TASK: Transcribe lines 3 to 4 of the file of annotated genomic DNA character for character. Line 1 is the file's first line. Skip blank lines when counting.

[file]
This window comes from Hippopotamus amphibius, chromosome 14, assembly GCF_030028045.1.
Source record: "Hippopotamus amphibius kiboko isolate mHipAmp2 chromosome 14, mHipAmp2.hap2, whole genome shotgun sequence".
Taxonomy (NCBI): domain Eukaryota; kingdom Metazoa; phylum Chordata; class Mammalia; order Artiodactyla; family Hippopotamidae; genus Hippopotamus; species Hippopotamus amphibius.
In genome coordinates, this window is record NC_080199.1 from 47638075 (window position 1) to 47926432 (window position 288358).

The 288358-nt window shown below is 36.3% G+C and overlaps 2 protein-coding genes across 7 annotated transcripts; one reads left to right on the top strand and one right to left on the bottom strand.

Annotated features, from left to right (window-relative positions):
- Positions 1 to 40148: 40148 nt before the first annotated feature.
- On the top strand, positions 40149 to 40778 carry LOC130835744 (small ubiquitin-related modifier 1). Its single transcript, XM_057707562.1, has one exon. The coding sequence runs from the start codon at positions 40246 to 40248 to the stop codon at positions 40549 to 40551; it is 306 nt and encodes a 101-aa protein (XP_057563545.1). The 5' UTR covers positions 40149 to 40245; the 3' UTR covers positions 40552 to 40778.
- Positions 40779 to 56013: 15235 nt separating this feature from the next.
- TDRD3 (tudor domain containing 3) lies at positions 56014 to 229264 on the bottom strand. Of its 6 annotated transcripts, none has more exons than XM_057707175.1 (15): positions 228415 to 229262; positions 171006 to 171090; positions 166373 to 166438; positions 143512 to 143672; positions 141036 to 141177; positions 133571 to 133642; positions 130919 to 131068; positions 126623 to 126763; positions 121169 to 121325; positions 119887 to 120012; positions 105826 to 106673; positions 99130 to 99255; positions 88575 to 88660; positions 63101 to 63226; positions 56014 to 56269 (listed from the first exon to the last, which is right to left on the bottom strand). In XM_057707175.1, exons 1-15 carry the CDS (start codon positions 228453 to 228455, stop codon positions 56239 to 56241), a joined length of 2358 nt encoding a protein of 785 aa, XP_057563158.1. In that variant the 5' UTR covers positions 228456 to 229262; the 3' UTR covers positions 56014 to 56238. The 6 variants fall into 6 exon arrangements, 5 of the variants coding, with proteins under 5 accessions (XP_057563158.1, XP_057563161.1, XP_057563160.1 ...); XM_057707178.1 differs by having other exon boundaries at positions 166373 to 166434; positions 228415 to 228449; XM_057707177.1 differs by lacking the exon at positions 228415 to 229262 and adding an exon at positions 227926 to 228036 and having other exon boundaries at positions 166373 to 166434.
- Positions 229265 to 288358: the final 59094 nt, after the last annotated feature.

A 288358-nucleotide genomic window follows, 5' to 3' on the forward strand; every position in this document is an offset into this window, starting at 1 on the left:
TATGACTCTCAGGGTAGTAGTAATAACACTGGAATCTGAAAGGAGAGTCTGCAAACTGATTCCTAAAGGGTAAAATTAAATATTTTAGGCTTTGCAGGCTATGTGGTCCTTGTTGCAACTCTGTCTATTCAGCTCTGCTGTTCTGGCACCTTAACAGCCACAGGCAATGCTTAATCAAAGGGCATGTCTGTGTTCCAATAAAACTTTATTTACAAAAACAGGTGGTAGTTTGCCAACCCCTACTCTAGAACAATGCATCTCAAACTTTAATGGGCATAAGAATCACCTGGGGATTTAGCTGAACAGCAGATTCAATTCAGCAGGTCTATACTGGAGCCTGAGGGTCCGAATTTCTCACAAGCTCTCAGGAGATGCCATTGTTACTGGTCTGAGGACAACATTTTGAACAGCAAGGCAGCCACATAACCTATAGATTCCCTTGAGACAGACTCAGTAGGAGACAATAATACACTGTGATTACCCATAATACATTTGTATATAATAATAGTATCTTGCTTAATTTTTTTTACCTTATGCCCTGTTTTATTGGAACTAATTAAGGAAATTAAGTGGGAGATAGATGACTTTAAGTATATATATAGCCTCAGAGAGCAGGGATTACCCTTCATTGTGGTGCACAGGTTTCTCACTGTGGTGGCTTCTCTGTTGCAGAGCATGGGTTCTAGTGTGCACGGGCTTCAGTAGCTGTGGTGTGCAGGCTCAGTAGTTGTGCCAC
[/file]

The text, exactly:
Taxonomy (NCBI): domain Eukaryota; kingdom Metazoa; phylum Chordata; class Mammalia; order Artiodactyla; family Hippopotamidae; genus Hippopotamus; species Hippopotamus amphibius.
In genome coordinates, this window is record NC_080199.1 from 47638075 (window position 1) to 47926432 (window position 288358).